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Here are some quick fixes to your problems: return should not be 0.4% or 4%, but 1.004 or 1.04, respectively. probability of failure (by the way, what is that? losing everything? Losing an amount equal to potential gain?) should be subtracted from 1, not reciprocal: $1-P$ rather than $1/P$. This is more rational and will already fulfill your wish of ...


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Imagine this: you roll a fair die. If you roll a 5 or a 6, you get 3 dollars. If you roll a 1-4, you lose a dollar. Positive expectancy, less than 50% correct. The simplest trend followers have such a profile.


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I think the only thing throwing your desired results for these examples is the 12-fold advantage given by the probability. You could consider using a (natural) log of the probability, which would dampen the advantage (in this case) to two-fold (and take the negative, as I presume all your probabilities are <= 1). That said, beware tailoring your ...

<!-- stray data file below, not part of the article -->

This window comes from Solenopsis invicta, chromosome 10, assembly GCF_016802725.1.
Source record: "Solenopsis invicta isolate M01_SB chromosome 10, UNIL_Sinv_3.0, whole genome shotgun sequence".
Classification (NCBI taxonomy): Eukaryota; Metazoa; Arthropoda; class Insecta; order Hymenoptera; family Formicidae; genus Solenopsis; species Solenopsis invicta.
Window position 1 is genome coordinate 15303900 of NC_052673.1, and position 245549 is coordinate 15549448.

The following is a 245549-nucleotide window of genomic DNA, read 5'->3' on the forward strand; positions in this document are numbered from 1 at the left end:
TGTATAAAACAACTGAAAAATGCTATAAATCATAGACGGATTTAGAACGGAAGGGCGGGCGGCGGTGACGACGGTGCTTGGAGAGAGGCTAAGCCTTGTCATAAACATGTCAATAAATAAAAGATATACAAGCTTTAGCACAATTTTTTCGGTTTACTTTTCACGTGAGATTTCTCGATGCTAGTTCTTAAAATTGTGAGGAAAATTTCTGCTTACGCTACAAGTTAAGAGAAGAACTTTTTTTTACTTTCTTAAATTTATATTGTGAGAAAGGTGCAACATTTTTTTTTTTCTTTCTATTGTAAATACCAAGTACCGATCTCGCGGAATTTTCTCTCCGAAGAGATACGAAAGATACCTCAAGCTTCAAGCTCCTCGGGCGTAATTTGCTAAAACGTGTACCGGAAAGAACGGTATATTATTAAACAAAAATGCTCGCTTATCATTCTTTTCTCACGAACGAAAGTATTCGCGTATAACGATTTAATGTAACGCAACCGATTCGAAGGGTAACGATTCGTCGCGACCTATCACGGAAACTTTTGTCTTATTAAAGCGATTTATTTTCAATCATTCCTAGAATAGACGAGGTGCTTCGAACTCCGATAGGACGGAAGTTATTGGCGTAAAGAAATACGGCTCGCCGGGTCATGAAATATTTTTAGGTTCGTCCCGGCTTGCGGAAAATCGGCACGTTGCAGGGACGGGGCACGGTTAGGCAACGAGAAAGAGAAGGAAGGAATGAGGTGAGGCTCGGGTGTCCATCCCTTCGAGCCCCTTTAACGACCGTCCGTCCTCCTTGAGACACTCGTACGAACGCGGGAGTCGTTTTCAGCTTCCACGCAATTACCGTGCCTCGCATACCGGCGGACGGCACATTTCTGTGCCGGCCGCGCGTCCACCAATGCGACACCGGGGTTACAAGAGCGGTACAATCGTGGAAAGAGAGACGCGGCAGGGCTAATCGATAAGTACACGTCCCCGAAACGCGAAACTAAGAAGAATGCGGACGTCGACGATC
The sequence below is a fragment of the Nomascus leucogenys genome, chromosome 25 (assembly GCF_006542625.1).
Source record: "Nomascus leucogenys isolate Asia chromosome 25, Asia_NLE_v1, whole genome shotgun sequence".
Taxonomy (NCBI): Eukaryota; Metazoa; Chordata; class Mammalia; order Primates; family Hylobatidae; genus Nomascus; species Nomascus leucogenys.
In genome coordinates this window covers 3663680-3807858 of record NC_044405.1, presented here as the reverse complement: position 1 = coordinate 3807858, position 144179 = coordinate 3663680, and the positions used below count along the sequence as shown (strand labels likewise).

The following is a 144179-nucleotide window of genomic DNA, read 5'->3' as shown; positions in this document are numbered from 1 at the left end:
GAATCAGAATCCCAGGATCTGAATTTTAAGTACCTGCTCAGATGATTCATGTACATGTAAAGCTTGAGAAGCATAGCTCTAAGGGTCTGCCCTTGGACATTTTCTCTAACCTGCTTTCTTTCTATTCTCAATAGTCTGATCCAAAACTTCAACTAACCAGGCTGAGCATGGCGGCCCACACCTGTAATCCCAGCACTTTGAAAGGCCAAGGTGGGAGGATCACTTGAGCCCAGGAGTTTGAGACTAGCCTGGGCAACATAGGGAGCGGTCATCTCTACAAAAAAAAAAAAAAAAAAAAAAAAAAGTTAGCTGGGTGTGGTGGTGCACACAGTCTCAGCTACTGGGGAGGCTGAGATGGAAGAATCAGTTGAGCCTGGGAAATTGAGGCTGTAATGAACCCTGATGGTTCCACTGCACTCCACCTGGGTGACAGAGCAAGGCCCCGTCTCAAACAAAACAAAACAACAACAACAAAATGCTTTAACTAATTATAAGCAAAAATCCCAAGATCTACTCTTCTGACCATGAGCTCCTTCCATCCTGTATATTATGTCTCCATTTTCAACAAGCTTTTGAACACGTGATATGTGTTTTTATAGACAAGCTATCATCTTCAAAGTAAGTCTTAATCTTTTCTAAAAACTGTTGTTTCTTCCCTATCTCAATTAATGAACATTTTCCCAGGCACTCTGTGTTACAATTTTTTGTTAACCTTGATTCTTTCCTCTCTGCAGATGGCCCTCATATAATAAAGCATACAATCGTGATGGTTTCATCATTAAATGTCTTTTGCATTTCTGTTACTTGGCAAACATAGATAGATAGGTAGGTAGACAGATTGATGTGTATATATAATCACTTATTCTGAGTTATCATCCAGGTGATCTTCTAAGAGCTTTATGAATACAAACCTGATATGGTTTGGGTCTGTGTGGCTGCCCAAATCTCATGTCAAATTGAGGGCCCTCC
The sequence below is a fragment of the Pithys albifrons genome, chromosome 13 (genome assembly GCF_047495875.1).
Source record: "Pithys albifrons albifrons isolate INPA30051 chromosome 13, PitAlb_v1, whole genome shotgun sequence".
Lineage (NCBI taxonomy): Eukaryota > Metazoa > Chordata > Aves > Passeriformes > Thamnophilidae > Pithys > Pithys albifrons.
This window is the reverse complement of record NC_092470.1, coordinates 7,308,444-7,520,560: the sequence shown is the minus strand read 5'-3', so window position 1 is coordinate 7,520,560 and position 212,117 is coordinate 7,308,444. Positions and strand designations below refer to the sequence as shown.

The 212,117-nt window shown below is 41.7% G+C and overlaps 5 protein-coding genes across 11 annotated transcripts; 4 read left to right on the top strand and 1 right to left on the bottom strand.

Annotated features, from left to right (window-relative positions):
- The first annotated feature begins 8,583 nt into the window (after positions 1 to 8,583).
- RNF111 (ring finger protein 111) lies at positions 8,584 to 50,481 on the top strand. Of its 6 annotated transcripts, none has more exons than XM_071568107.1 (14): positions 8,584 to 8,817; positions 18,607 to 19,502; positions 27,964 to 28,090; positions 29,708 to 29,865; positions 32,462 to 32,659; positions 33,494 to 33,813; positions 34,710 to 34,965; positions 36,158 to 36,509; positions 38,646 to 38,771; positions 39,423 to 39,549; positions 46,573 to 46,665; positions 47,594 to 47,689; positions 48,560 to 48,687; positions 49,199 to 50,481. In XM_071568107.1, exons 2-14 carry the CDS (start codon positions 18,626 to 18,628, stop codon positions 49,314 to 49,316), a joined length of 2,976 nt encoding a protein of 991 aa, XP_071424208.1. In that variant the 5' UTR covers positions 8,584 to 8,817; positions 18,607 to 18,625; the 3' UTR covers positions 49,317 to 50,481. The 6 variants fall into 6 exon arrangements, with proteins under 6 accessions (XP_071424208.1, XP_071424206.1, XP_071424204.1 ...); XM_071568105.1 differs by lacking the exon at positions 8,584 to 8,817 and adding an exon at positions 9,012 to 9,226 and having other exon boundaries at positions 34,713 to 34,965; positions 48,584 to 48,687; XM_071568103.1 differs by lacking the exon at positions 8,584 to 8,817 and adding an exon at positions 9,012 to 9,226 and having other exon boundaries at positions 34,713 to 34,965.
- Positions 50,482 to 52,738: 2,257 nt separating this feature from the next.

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I think you are pretty much mixing apples with oranges in your formula :-) A slightly more meaningful, but yet very simple approach, could be first of all to "normalize" each score in the interval [0, 1]: Value - Min Value Index01 = ---------------------- Max Value - Min Value (your quantities are all positive, so ...



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